The fight over whether the IRS targeted Tea Party or progressives more in the agency's latest scandal escalated Tuesday when a new House analysis found that the tax man also interrogated conservative groups far more than liberal ones.
A review Internal Revenue Service documents by the House Ways and Means Committee found that the IRS typically asked conservative groups applying for special tax status three times as many questions as they did progressive groups.
The findings were a shock to Republican Chairman Dave Camp who said in a statement: "The facts are very clear - not only were conservative groups targeted by the IRS, but they received much higher scrutiny than progressives."
The panel used special powers to gain access to individual taxpayer cases. Here's what they found:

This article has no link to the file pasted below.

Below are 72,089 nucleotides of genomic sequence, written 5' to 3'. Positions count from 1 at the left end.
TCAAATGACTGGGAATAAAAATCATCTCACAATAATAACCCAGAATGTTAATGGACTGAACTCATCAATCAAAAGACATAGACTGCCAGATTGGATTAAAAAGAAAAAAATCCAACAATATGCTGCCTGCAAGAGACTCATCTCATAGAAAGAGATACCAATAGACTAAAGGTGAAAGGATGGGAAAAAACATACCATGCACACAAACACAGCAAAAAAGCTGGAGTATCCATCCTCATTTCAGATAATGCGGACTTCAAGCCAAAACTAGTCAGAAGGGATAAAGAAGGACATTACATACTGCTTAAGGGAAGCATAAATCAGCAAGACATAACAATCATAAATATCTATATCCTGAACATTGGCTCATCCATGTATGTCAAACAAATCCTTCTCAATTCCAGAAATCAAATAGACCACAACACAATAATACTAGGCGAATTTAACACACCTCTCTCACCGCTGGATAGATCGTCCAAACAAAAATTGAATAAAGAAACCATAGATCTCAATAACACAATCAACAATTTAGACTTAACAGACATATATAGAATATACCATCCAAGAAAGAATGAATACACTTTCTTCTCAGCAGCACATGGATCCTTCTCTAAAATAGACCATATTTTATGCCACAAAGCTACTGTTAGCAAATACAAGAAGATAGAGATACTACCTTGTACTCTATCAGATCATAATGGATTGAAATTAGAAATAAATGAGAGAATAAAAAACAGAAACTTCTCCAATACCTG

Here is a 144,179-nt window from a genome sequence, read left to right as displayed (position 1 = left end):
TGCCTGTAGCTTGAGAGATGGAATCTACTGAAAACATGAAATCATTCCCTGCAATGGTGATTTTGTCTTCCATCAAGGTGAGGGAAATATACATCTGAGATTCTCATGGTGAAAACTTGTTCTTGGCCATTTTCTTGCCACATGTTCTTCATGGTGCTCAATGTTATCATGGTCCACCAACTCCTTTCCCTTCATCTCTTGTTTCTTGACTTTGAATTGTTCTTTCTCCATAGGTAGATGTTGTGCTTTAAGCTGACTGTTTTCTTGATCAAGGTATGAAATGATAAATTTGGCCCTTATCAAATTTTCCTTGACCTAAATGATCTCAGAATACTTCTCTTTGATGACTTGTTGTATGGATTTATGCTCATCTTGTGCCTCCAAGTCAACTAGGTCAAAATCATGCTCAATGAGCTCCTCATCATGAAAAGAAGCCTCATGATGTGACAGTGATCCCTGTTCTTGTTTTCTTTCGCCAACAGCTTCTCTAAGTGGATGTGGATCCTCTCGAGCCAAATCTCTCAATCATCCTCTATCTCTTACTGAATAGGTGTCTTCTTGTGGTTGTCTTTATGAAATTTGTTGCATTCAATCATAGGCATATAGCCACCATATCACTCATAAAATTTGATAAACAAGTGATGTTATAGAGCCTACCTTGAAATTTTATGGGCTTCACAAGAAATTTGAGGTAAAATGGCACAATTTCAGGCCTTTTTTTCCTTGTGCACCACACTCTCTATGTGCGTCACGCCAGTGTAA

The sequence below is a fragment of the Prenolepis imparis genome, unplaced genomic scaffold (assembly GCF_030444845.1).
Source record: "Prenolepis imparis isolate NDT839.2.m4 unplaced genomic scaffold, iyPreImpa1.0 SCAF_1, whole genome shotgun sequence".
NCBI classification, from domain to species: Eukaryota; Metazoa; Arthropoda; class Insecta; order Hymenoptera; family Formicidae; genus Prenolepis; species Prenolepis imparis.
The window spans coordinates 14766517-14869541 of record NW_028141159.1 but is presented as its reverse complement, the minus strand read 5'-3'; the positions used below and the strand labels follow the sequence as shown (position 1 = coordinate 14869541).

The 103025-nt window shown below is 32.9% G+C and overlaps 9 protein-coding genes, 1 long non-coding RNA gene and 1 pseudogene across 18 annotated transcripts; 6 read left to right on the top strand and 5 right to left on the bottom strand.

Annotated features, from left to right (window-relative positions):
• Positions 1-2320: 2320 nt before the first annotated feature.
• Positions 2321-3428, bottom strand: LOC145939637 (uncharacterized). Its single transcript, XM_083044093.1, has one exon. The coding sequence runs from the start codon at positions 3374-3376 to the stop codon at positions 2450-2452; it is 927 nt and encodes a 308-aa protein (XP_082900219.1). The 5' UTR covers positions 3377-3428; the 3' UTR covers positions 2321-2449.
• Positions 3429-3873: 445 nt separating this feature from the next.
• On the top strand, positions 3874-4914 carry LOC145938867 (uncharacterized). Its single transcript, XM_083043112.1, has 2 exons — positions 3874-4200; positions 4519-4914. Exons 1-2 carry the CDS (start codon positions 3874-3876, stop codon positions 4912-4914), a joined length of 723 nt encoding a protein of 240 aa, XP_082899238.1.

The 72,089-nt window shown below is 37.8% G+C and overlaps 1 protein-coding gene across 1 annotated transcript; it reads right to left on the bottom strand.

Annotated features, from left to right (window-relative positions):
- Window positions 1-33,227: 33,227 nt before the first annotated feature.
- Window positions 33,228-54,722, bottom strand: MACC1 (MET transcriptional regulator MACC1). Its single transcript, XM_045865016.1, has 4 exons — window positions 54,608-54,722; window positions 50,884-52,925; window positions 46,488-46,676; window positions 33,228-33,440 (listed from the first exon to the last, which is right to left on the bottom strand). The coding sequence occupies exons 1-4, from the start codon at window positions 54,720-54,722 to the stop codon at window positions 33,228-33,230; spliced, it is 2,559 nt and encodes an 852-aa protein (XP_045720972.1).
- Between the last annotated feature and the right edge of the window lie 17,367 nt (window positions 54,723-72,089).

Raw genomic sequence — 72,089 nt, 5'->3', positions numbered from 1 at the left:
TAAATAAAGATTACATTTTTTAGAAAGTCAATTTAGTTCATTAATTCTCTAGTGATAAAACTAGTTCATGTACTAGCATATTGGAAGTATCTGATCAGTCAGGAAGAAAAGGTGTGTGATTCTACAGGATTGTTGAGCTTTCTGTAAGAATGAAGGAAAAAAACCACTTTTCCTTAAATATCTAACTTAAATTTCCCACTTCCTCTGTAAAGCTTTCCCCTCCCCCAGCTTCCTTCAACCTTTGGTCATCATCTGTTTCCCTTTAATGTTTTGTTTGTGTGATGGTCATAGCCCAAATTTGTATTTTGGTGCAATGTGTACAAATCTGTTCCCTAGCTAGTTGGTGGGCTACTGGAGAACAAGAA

» Conservative groups were asked three times as many questions on average than progressives.
» Less than half of conservative groups received approval while all progressive groups did.
» As of May 31, 2013, there are still 56 conservative groups who have outstanding cases or have withdrawn while there are no progressive groups.
Camp suggested that the results could get worse for conservative groups whose names include "Tea Party," "patriot," or "9/12."
Camp said, "this is just the tip of the iceberg; we have received less than three percent of the documents responsive to the investigation. So, Congress will continue to investigate how the targeting began, why it was allowed to continue for so long, and what the IRS is doing to resolve this. Americans deserve to know the full truth."
Paul Bedard, The Washington Examiner's "Washington Secrets" columnist, can be contacted at email@example.com.